BENINGN PAROXYSMAL POSITIONAL VERTIGO (BPPV): a brief, intense sensation of vertigo that occurs because of a specific positional change of the head. An individual may experience BPPV when rolling over to the left or right upon getting out of bed in the morning, or when looking up for an object on a high shelf.

LABYRINTHITIS: an infection or inflammation of the inner ear causing dizziness and loss of balance.

MENIERE'S DISEASE: an inner ear fluid balance disorder that causes episodes of vertigo, fluctuating hearing loss, tinnitus (a ringing or roaring in the ears), and the sensation of fullness in the ear. The cause of Meniere's disease is unknown.

VESTIBULAT NEURONITIS: an infection of the vestibular nerve.

PERILYMPH FISTULA: a leakage of inner ear fluid to the middle ear which can occur after a head injury or physical exertion.


Diagnosis can be complicated as there are many kinds of balance disorders and because other medical conditions - including ear infections, blood pressure changes, some vision problems and some medications - may contribute to a balance disorder. A person experiencing dizziness should see a Doctor for an evaluation. The Doctor may require tests to assess the cause and extent of the disruption of balance. The kinds of tests needed will vary based on the patient's symptoms and health status.

An Otolaryngologist (ENT) is a doctor/surgeon who specialises in diseases and disorders of the ear, nose, throat, head and neck, with expertise in balance disorders. He or she will usually obtain a detailed medical history and perform a physical examination to determine possible causes of the balance disorder. The ENT might refer you to a Clinical Audiologist for a vestibular test called a Videonystagmography (VNG). It is a series of tests used to determine whether the dizziness may be caused due to an inner ear condition.  The test works by recording, analysing and reporting involuntary eye movements, called nystagmus, using video imaging technology.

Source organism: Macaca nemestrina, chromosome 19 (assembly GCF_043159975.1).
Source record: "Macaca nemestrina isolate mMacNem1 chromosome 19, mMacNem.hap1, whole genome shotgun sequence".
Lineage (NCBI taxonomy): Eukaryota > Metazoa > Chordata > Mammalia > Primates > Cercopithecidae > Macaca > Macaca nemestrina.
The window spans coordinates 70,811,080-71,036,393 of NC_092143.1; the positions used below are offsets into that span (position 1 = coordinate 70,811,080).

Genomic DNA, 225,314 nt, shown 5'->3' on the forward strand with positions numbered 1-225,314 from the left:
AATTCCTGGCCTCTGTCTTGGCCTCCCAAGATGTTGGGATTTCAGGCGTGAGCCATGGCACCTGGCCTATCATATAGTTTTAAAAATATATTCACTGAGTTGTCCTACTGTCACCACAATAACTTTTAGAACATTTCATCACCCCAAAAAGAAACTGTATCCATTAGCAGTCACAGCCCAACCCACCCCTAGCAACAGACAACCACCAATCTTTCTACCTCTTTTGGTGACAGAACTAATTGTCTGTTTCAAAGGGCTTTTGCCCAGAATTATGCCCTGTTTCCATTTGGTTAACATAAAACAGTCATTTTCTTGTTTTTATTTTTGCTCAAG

There are five main parts to the VNG:

  The saccade test evaluates rapid eye movements.

  The tracking test evaluates movement of the eyes as they follow a visual target.

  The positional test measures dizziness associated with positions of the head.

  The caloric test measures responses to warm and cold air or water circulated through a small, soft tube in the ear canal.

  The cameras record the eye movements and display them on a video/computer screen that allows the examiner to see how the eyes move which is very helpful in assessing balance system health.


Your Doctor or ENT will determine if your dizziness is caused by a medical condition or medication. Individual treatment will vary and will be based upon symptoms, medical history, general health, examination, and the results of medical tests. 

Your Doctor may also talk to you about balance retraining exercises (vestibular rehabilitation) that include movements of the head and body specifically developed for the individual.

Dietary changes may be suggested in certain cases.  For people diagnosed with Meniere's disease, dietary changes such as reducing intake of sodium (salt), alcohol, caffeine (coffee/tea etc.), and/or avoiding nicotine (smoking) may be helpful.


If you are concerned whether you may be suffering from a Balance Disorder contact DR GEORGE Hearing Centers - to make an appointment click here to send an email, or phone us on 77 77 65 00.